In the United States, the number of books published in translation is famously low. A popular estimate is 3% of all literary fiction and poetry. A translator’s name is usually included in small print on the title page of a printed book — rarely on the cover — and even the most prolific translators often remain in the shadows. Many people can name a favorite author, but how many of us have a favorite translator?

Yet despite having a job that, by nature, goes relatively unseen, translators wield incredible power. They are, in a sense, trusted to write anew the great works of others. Nobel prize winner José Saramago once said, “World literature is created by translators.” And the stakes are high indeed: the 1989 fatwa calling for Salman Rushdie’s death in response to the publication of The Satanic Verses led to the murder of Rushdie’s Japanese translator and the attempted assassinations of his Italian, Norwegian, and Turkish translators.

Even on the page itself, a translation can mean the difference between life and death: Constance Garnett, who was responsible for bringing Tolstoy, Dostoyevsky, and Chekhov to English readers in the early 20th century, worked so quickly that she had a habit of skipping or changing lines that gave her trouble. A 2005 New Yorker article describes Nabokov’s reaction to a Garnett translation: “where a passage in the Garnett of ‘Anna [Karenina]’ reads, ‘Holding his head bent down before him,’ Nabokov triumphantly notes, ‘Mark that Mrs. Garnett has decapitated the man.’ ”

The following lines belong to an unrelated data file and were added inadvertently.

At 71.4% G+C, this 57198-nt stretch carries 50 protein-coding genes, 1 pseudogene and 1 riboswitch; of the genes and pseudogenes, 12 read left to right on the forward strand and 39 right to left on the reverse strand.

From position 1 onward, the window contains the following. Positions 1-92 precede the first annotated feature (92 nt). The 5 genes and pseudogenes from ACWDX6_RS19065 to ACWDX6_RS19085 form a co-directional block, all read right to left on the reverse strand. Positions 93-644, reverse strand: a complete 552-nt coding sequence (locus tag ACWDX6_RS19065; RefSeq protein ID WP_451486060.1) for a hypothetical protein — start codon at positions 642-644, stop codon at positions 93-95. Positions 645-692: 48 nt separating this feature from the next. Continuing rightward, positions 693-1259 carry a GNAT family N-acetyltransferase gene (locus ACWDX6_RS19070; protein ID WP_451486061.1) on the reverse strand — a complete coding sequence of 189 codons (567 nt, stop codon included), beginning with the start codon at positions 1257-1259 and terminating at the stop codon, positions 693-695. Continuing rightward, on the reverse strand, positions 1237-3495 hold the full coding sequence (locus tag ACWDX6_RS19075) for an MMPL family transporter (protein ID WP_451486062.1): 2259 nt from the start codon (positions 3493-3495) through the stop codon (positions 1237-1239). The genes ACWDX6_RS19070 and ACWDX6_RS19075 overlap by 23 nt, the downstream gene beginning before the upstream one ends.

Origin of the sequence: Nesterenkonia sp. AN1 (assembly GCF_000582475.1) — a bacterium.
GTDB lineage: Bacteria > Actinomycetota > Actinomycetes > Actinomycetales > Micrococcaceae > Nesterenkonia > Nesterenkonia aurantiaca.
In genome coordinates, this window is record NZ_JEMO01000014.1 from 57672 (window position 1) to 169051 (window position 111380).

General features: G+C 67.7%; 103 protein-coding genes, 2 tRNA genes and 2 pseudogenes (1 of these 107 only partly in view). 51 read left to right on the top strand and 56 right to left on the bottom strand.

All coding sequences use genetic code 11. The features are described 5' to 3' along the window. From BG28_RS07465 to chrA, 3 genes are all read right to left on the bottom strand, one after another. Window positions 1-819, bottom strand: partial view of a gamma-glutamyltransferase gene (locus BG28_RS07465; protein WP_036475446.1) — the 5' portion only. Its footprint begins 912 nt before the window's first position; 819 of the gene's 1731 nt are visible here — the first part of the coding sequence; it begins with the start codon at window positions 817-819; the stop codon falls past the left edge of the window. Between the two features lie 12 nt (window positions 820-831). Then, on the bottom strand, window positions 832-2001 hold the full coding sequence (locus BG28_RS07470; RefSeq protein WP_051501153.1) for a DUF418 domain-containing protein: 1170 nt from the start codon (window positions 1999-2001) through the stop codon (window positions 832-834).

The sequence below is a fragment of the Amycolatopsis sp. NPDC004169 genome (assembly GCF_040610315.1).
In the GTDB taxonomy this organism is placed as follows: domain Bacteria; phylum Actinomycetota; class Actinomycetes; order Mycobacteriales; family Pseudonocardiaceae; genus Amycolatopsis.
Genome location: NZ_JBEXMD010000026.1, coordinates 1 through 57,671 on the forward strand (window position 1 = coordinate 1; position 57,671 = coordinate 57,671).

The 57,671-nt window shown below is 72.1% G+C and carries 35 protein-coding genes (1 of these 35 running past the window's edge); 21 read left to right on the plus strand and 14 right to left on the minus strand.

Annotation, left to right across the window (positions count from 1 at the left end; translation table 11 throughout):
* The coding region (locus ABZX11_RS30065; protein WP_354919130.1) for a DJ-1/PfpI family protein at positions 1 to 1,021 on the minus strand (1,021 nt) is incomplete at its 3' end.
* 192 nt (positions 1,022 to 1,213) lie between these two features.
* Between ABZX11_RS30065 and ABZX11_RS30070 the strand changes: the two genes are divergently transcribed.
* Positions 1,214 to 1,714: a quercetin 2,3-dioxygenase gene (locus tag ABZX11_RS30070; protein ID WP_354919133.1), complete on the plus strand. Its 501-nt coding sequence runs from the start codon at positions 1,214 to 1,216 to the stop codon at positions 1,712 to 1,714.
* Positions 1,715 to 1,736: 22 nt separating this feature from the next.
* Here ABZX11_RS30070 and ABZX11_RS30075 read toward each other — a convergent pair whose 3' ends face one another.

For translators long familiar with the paradoxical work that is literary translation, and for the rest of us to whom such travails are wholly unfamiliar, we sought to ask a wide swath of translators about their work. From those working in Icelandic to those translating from French, from those just beginning their careers to those long-established, we survey the ferrymen and women who battle the tide to bring literature to foreign shores.

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Photo credit: Margaret Obank

Photo credit: Margaret Obank

Humphrey Davies is an award-winning translator of some twenty works of modern Arabic literature, among them Alaa Al-Aswany’s The Yacoubian Building and the novels of Elias Khoury. He has also edited and translated older works such as Yusuf al-Shirbini’s, Brains Confounded by the Ode of Abu Shaduf Expounded (c. 1686) and most recently Ahmad Faris al-Shidyaq’s seminal Leg Over Leg (1855; for the Library of Arabic Literature, NYU Press). He read Arabic at the University of Cambridge, received his Ph.D. from the University of California at Berkeley, and, before publishing his first translation in 2003, worked for social development and research organizations in Palestine, Tunisia, Sudan, and Egypt. He lives in Cairo and is affiliated with the American University in Cairo.

What is the most recent problem you ran into in a translation (a sentence, a word, a phrase)? How did you solve it?